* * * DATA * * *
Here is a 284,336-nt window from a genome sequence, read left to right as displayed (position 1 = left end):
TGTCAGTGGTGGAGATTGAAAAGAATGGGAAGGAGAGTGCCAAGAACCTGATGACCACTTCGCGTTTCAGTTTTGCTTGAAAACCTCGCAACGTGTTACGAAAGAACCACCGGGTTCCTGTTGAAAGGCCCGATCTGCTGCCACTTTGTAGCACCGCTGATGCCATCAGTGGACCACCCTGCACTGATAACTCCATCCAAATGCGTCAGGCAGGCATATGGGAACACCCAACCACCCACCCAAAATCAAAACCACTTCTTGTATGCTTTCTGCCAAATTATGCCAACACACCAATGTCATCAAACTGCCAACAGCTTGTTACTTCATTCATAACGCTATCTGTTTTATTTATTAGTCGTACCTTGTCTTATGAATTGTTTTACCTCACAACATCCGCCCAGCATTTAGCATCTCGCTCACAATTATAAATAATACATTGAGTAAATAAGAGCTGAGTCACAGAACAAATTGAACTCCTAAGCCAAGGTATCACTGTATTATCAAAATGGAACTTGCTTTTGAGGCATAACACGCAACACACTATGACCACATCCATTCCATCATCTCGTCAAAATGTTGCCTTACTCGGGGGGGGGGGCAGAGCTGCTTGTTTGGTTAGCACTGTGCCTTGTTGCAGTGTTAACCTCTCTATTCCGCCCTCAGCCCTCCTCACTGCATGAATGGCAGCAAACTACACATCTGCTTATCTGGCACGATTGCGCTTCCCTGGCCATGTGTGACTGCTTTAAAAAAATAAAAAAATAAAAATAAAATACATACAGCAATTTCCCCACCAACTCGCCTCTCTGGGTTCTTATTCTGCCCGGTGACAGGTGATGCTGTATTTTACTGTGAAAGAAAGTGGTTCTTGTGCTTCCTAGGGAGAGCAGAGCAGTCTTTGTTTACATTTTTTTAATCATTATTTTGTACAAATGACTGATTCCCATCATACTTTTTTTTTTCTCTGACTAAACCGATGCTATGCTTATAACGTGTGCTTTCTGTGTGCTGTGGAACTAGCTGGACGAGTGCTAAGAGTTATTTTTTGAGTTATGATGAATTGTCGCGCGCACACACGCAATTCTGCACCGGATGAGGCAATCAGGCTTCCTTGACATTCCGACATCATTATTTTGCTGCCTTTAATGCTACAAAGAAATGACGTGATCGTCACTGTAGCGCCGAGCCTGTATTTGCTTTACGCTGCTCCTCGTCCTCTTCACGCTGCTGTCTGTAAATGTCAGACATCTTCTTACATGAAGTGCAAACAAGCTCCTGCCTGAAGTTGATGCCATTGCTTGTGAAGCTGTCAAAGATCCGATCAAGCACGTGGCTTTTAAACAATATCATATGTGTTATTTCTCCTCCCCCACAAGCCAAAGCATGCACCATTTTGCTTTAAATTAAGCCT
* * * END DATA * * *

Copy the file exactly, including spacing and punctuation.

Here is a 284,336-nt window from a genome sequence, read left to right as displayed (position 1 = left end):
TGTCAGTGGTGGAGATTGAAAAGAATGGGAAGGAGAGTGCCAAGAACCTGATGACCACTTCGCGTTTCAGTTTTGCTTGAAAACCTCGCAACGTGTTACGAAAGAACCACCGGGTTCCTGTTGAAAGGCCCGATCTGCTGCCACTTTGTAGCACCGCTGATGCCATCAGTGGACCACCCTGCACTGATAACTCCATCCAAATGCGTCAGGCAGGCATATGGGAACACCCAACCACCCACCCAAAATCAAAACCACTTCTTGTATGCTTTCTGCCAAATTATGCCAACACACCAATGTCATCAAACTGCCAACAGCTTGTTACTTCATTCATAACGCTATCTGTTTTATTTATTAGTCGTACCTTGTCTTATGAATTGTTTTACCTCACAACATCCGCCCAGCATTTAGCATCTCGCTCACAATTATAAATAATACATTGAGTAAATAAGAGCTGAGTCACAGAACAAATTGAACTCCTAAGCCAAGGTATCACTGTATTATCAAAATGGAACTTGCTTTTGAGGCATAACACGCAACACACTATGACCACATCCATTCCATCATCTCGTCAAAATGTTGCCTTACTCGGGGGGGGGGGCAGAGCTGCTTGTTTGGTTAGCACTGTGCCTTGTTGCAGTGTTAACCTCTCTATTCCGCCCTCAGCCCTCCTCACTGCATGAATGGCAGCAAACTACACATCTGCTTATCTGGCACGATTGCGCTTCCCTGGCCATGTGTGACTGCTTTAAAAAAATAAAAAAATAAAAATAAAATACATACAGCAATTTCCCCACCAACTCGCCTCTCTGGGTTCTTATTCTGCCCGGTGACAGGTGATGCTGTATTTTACTGTGAAAGAAAGTGGTTCTTGTGCTTCCTAGGGAGAGCAGAGCAGTCTTTGTTTACATTTTTTTAATCATTATTTTGTACAAATGACTGATTCCCATCATACTTTTTTTTTTCTCTGACTAAACCGATGCTATGCTTATAACGTGTGCTTTCTGTGTGCTGTGGAACTAGCTGGACGAGTGCTAAGAGTTATTTTTTGAGTTATGATGAATTGTCGCGCGCACACACGCAATTCTGCACCGGATGAGGCAATCAGGCTTCCTTGACATTCCGACATCATTATTTTGCTGCCTTTAATGCTACAAAGAAATGACGTGATCGTCACTGTAGCGCCGAGCCTGTATTTGCTTTACGCTGCTCCTCGTCCTCTTCACGCTGCTGTCTGTAAATGTCAGACATCTTCTTACATGAAGTGCAAACAAGCTCCTGCCTGAAGTTGATGCCATTGCTTGTGAAGCTGTCAAAGATCCGATCAAGCACGTGGCTTTTAAACAATATCATATGTGTTATTTCTCCTCCCCCACAAGCCAAAGCATGCACCATTTTGCTTTAAATTAAGCCT